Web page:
Car Doctors and broken boundaries by Karen Alderson

Car Doctors and broken boundaries by Karen Alderson

2017 has so far been a turbulent year, I am emotionally worn out and have found it hard to concentrate on the project. For me, creative practice requires space to contemplate and engage in the deeper aspects of the work.  I am fixated on the image of the railings and keep going back to the shapes made by the lines. In January I wrote notes regarding experiments putting stabilisers in fabric, similar to bones in corsets. The aim was to play around with distortion of shape by bending the wires in the fabric.


Here I used wire inserted in between two sheets of fabric.



The shapes in the fabric that emerge between the inserts also attract my attention.

I make a wire stencil of the  broken fence,put it on some white sheeting and spray it with grey and white car paint. Later I use red car paint and whilst the stencil is still wet I place it on more sheeting.



p1080575I wrap wire with hand dyed grey cloth and place it on a film of latex.


At the time of writing the latex is still wet & has dribbled on the floor so I’m looking forward to how it will be tomorrow.

I find a piece of broken fencing in the fields and photograph it. I love the distorted squares & angles.


In 2015 as part of a project called Subways, Street & Sidewalks I became interested in fencing on a derelict site. Fencing is about boundaries, broken fences represents transgressed boundaries, inside and outside merging, fusing, separation breaking down, sealed entities spilling their contents, material moving across the threshhold.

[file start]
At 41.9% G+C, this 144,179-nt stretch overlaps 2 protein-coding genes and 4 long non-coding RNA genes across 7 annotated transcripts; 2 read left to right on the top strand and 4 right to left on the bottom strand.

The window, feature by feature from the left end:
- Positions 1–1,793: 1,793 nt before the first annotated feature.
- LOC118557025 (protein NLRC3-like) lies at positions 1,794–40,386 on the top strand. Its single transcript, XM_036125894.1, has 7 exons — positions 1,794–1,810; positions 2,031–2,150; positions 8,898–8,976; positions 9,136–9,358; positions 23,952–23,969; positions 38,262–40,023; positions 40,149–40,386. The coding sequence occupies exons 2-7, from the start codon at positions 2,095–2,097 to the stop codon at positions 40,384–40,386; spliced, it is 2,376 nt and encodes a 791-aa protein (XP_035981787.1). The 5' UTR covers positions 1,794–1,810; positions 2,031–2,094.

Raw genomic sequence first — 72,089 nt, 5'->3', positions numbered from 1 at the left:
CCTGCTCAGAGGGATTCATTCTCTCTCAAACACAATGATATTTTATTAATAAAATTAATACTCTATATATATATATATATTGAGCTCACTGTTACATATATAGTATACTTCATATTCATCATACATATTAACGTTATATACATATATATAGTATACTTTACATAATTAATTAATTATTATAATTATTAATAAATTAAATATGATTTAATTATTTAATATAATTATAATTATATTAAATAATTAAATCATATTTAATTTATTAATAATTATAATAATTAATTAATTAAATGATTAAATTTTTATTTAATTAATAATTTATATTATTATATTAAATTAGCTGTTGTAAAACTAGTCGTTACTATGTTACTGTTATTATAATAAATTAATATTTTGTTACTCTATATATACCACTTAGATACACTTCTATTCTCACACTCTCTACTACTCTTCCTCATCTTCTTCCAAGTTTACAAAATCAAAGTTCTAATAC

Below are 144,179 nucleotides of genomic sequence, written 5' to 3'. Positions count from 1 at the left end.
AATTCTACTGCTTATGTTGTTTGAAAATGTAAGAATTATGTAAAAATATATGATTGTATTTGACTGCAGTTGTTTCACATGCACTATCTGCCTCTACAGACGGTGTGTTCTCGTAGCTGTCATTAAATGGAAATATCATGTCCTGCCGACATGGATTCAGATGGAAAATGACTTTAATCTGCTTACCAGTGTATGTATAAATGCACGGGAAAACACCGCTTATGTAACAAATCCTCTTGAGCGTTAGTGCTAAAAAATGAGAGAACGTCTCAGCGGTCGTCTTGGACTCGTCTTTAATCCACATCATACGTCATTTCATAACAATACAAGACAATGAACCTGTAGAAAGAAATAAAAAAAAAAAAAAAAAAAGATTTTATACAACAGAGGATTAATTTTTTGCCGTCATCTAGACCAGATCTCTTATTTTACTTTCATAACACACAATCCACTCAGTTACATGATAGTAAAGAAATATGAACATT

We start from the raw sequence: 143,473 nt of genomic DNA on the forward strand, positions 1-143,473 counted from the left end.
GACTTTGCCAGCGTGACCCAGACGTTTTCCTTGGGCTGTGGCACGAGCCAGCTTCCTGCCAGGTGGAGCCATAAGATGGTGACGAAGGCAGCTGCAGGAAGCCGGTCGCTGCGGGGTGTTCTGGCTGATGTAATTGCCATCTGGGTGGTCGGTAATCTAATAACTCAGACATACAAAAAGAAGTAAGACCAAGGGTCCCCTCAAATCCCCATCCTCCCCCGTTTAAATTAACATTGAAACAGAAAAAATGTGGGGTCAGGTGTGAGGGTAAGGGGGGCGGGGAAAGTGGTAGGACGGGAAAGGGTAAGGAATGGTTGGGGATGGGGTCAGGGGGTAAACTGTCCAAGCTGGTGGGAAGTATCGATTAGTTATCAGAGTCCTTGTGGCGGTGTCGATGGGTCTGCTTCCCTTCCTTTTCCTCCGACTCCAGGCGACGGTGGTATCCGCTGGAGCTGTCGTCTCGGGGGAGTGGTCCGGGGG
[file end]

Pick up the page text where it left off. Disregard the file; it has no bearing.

I was thinking about the point at which a barrier, like skin, is cut and the outside comes in (& the inside goes out)  and you are no longer a complete whole. No longer safe, unable to maintain the boundary, the prior identity changes it’s form. Even after the skin repairs a scar can develop and, if deep enough, a worry that it may happen again. One’s inner sense of self has now a memory of being entered, of the barrier being cut or torn, violated.

I want to amalgamate the hard and soft of metal and skin, both boundaries, both able to be transgressed, the car being an extension of our personal boundary, acting like a metal skin, yet with our skin inside. I wanted to have something physical to carry around than an invisible feeling, something tangible that others could see than this ephemeral sense of distorted & broken incompleteness, a container that cannot contain, a safety barrier that isn’t safe.

A have a new friend who repairs the body work on vintage cars, he sees himself as a car doctor & calls rust “car cancer”. I like the medical metaphors and ask if he has any rusty metal panels I may have. He does and now I intend to shape a sheet of metal into a sphere that is open at the top, like the fontanelle on the top of a baby’s skull. To do this I will have to chisel a round depression in a block of wood so that I can beat the panel into shape. If and when I manage to do this I want to cover the metal with softer material and a layer of latex to signify skin. This feels like a shift away from the warped fence image, things are finally moving.


The End of the Beginning by Jane Pugh

I am still exploring and researching. I have not settled on one area to develop for the exhibition but am hoping that my route will evolve and resolve itself soon. During my final major show at college many years ago I found myself in a similar position, and I remember quoting Joshua Reynolds, who was in turn quoting James Harris (1709-80), an author of philosophical treatises, ‘Shall I feign a relish till I find a relish come?’ So, then, I did feign a relish, but this time I am hoping that I will find a relish come!

I spent some time examining the embroidery further; I am getting quite excited about this piece – which will become apparent shortly. First of all I spent time looking at the two buildings near the top, at either side.